The famous bullying incident

By now, you all have probably seen the video of Casey Heynes, the bullied Australian boy who put the smackdown on his tormentor.  If not, here it is:

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I still get a thrill watching Casey defend himself and body-slam the twerp. Justice is so sweet!

Both boys have since been on news shows, talking about the incident and giving “their sides” of what happened.  The “bully” is 13-year-old Richard Gale, and he suggests (though not with any great enthusiasm) that Casey had previously shoved him in the hallway and said “get to class” or something like that.  Casey Heynes denies this, saying that he’d been bullied for years and that he’d finally had enough and just wanted it to stop.

And here’s the real point of my post.  I believe Casey and I think Richard is lying.  I believe this in part because, as I said above, his protestations that Casey had first bullied him don’t seem credible, both because of his marked lack of enthusiasm when he asserted this in his interview, and because of what we see in the video.  He’s there, surrounded by his friends (one of whom is taping the incident on his cell phone), repeatedly coming after Casey, who is obviously trying to avoid the conflict.  But it’s also because when I look at the two boys, I see “dumb aggressor” on his face, and I don’t see it on Casey’s.  Richard is 13 years old, wiry, with a piercing over his left eye and “the look”.  16-year old Casey’s face says “placid, sensitive, minding my own business”.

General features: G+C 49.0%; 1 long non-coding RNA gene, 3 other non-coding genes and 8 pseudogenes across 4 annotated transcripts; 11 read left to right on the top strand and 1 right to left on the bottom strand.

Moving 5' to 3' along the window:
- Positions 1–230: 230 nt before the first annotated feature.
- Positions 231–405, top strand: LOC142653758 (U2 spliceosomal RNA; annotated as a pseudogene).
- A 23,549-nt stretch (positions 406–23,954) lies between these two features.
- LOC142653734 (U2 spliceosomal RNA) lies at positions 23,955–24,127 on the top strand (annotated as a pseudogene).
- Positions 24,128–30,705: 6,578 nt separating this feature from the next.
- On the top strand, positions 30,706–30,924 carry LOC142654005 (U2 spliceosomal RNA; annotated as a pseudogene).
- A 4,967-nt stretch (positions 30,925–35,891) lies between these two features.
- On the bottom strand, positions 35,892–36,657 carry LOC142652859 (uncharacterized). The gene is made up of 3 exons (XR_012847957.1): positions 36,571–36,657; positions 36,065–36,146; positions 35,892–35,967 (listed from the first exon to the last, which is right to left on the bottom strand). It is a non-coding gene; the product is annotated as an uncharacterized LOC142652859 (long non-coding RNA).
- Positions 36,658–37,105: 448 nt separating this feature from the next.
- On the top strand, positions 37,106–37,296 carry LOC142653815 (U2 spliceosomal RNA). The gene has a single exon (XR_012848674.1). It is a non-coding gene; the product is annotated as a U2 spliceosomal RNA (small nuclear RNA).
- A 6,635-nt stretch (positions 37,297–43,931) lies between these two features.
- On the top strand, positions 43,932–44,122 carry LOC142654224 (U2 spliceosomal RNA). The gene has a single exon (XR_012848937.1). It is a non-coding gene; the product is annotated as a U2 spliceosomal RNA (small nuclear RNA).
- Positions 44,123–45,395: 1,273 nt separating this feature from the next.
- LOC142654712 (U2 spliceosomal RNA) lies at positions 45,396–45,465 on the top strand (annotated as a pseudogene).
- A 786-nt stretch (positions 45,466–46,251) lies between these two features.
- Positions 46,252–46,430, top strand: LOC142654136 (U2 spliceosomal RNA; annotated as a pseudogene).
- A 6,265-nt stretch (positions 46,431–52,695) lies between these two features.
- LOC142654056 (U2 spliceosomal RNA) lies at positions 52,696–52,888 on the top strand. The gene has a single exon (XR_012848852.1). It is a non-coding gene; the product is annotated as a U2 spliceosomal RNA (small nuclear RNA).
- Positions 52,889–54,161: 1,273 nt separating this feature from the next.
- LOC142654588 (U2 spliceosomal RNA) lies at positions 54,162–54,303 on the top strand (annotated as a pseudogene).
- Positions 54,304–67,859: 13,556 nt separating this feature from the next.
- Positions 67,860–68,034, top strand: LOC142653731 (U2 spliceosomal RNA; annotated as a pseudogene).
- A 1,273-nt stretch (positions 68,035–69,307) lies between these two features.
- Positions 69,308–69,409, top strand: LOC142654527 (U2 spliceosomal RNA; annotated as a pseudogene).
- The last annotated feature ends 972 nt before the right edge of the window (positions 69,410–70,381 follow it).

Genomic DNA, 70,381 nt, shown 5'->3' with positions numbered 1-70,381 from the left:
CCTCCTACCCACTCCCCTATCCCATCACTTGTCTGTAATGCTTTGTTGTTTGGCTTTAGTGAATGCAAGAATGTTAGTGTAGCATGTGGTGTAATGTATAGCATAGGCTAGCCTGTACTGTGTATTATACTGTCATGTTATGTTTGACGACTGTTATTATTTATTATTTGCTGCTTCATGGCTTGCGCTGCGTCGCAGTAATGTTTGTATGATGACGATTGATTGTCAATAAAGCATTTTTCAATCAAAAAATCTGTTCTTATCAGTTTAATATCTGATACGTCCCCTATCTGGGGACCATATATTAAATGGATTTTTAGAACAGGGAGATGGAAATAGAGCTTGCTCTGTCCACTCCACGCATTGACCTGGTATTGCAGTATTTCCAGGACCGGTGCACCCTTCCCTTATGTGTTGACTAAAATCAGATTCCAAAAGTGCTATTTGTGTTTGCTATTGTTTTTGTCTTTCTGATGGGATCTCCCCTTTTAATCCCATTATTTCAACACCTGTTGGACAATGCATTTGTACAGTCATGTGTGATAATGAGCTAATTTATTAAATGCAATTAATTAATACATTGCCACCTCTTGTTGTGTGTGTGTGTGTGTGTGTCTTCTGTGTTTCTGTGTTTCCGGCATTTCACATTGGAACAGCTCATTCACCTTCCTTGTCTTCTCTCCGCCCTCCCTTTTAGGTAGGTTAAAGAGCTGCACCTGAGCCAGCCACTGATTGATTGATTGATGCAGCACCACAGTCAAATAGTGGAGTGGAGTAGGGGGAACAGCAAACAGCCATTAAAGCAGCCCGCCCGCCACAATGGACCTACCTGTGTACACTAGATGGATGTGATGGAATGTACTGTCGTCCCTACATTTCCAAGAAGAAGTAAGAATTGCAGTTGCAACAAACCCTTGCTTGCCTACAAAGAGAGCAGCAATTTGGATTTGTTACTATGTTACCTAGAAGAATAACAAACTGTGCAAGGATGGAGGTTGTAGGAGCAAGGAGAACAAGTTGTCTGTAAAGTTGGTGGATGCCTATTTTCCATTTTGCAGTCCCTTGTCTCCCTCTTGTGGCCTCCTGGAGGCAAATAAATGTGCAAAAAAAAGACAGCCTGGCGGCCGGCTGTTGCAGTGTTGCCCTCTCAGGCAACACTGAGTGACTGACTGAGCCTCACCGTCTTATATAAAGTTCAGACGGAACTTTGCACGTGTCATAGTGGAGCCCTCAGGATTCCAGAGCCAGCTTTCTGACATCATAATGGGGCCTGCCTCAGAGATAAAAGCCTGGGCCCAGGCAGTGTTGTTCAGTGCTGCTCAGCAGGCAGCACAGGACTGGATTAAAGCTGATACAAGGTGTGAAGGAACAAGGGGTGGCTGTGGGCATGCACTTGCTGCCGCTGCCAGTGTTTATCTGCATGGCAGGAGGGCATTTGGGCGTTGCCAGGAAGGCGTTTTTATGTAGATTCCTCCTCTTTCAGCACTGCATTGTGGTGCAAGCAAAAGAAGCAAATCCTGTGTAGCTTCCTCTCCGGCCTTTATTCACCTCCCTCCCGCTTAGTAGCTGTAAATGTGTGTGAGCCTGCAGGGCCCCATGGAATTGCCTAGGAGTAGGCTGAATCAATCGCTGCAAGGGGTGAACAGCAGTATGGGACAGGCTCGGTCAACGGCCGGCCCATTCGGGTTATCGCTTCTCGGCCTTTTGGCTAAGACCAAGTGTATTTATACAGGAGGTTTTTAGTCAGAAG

We’re not supposed to judge a book by its cover.  And it may well be that my impressions are colored by the fact that I already saw the video.  But their overall appearances are certainly contributing factors to my determination of who the real bully is here.  It’s not just their facial structures; it’s the look in their eyes, the way they carry themselves, the way they dress, and yes, whether they have facial piercings.  I’m not willing to abdicate my own discriminating judgment or intuition in favor of a flawed theory of social equality, nor do I feel bound by the Rules of Evidence that require more than “he jes’ looks guilty” when we’re in a non-court setting.  There are certain types of people, and their natures sometimes shine through their faces.  To assert otherwise is, I think, to deliberately ignore reality.


Jason is a practicing attorney and the Assistant Director for the International Task Force on Euthanasia & Assisted Suicide. Epitomizing the maxim

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